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Feeling the impact: Hoosier families face tough choices when federal unemployment benefits end

The Gresh Family
Posted at 12:46 AM, May 20, 2021
and last updated 2021-05-20 05:42:25-04

INDIANAPOLIS — Time is running out for Hoosiers collecting federal pandemic unemployment benefits.

Gov. Eric Holcomb announced this week Indiana will stop providing federal COVID-19 pandemic unemployment benefits on June 19. Those benefits were set to expire on Labor Day under the American Rescue Plan.

Holcomb and other Republican state leaders believe it's a way to help businesses find workers. However, economists said there are multiple reasons for the current labor shortage, including the lack of affordable childcare.

During the pandemic, finding a place that takes COVID-19 seriously is also a concern for families with young children. Annie and Tyler Gresh are parents who have been dealing with these challenges throughout the pandemic.

"It's been a balancing act all year with kids, work, unemployment, bills to pay," Tyler said.

The extra unemployment pandemic benefits helped the Greshes out a lot because they depended on incoming from an industry that was hit hard.

"I'm a small business owner," Tyler explained. "My business revolves around people traveling for business and pleasure. People going to large events like concerts and sporting events. Despite what some believe, the extra benefits are not allowing families to live lavishly."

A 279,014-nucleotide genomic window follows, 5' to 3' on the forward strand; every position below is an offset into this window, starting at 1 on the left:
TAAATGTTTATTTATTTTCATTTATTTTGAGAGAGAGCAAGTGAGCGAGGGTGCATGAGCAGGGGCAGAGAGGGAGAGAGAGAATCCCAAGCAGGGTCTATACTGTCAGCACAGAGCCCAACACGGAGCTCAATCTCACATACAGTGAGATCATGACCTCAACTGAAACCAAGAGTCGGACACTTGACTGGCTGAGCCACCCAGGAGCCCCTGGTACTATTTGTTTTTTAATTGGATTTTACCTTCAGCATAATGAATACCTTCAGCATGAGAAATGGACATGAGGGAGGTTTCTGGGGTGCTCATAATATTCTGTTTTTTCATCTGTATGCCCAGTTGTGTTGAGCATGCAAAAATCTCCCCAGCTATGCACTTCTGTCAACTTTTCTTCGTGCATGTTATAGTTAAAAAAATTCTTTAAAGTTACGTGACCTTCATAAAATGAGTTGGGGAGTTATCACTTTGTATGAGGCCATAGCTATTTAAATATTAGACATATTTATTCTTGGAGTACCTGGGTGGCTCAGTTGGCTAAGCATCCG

"We were barely getting by when you factor in our medical expenses, mortgage," Annie added.

With the federal unemployment benefits ending means the Greshes may have to close their small business and both parents working 40 hours week. Not only does that mean they'll have to pay for childcare for two kids, but they're also putting their family's health at risk.

"My daughter who is high-risk would be more susceptible to getting COVID," Annie said.

Their 7-year-old, Harper, has Down Syndrome. Studies have shown those with genetic disorders are at greater risk of being hospitalized or worse if they catch COVID-19.

Harper and her brother, Holden, 11, have been protected these last 14 months but that could end if their parents have to take jobs outside their home.

"We're left between a rock and hard place when it comes to us, both of us going back to work and finding childcare. It's not us being lazy, it's us being practical and safe. We're not asking Holcomb to extend anything, we're just asking him to not cut it short."

The Greshes were hoping the unemployment benefits would last until their kids, both under the age of 12, could be vaccinated.

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